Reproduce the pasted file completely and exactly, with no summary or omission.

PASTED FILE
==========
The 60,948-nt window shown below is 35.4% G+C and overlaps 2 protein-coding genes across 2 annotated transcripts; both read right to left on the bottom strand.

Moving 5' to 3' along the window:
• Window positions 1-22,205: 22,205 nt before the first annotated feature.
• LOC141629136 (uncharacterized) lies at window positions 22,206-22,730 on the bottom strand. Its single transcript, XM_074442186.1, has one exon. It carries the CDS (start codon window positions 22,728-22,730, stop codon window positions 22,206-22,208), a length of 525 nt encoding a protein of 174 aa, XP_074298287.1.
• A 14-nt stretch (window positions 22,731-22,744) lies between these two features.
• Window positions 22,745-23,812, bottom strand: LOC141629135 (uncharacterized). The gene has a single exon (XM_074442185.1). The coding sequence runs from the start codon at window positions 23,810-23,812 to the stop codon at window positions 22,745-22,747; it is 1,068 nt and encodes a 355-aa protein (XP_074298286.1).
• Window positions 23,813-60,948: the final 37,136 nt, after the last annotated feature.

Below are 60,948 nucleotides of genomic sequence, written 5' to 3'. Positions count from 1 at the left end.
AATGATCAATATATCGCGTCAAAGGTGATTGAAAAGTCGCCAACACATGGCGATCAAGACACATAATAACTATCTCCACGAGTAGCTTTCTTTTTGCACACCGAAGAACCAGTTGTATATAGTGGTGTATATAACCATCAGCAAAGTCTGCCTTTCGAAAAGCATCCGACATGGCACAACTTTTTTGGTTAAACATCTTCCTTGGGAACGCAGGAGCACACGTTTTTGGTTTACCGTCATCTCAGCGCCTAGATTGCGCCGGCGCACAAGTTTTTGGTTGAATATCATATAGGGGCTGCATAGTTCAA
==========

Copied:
The 60,948-nt window shown below is 35.4% G+C and overlaps 2 protein-coding genes across 2 annotated transcripts; both read right to left on the bottom strand.

Moving 5' to 3' along the window:
• Window positions 1-22,205: 22,205 nt before the first annotated feature.
• LOC141629136 (uncharacterized) lies at window positions 22,206-22,730 on the bottom strand. Its single transcript, XM_074442186.1, has one exon. It carries the CDS (start codon window positions 22,728-22,730, stop codon window positions 22,206-22,208), a length of 525 nt encoding a protein of 174 aa, XP_074298287.1.
• A 14-nt stretch (window positions 22,731-22,744) lies between these two features.
• Window positions 22,745-23,812, bottom strand: LOC141629135 (uncharacterized). The gene has a single exon (XM_074442185.1). The coding sequence runs from the start codon at window positions 23,810-23,812 to the stop codon at window positions 22,745-22,747; it is 1,068 nt and encodes a 355-aa protein (XP_074298286.1).
• Window positions 23,813-60,948: the final 37,136 nt, after the last annotated feature.

Below are 60,948 nucleotides of genomic sequence, written 5' to 3'. Positions count from 1 at the left end.
AATGATCAATATATCGCGTCAAAGGTGATTGAAAAGTCGCCAACACATGGCGATCAAGACACATAATAACTATCTCCACGAGTAGCTTTCTTTTTGCACACCGAAGAACCAGTTGTATATAGTGGTGTATATAACCATCAGCAAAGTCTGCCTTTCGAAAAGCATCCGACATGGCACAACTTTTTTGGTTAAACATCTTCCTTGGGAACGCAGGAGCACACGTTTTTGGTTTACCGTCATCTCAGCGCCTAGATTGCGCCGGCGCACAAGTTTTTGGTTGAATATCATATAGGGGCTGCATAGTTCAA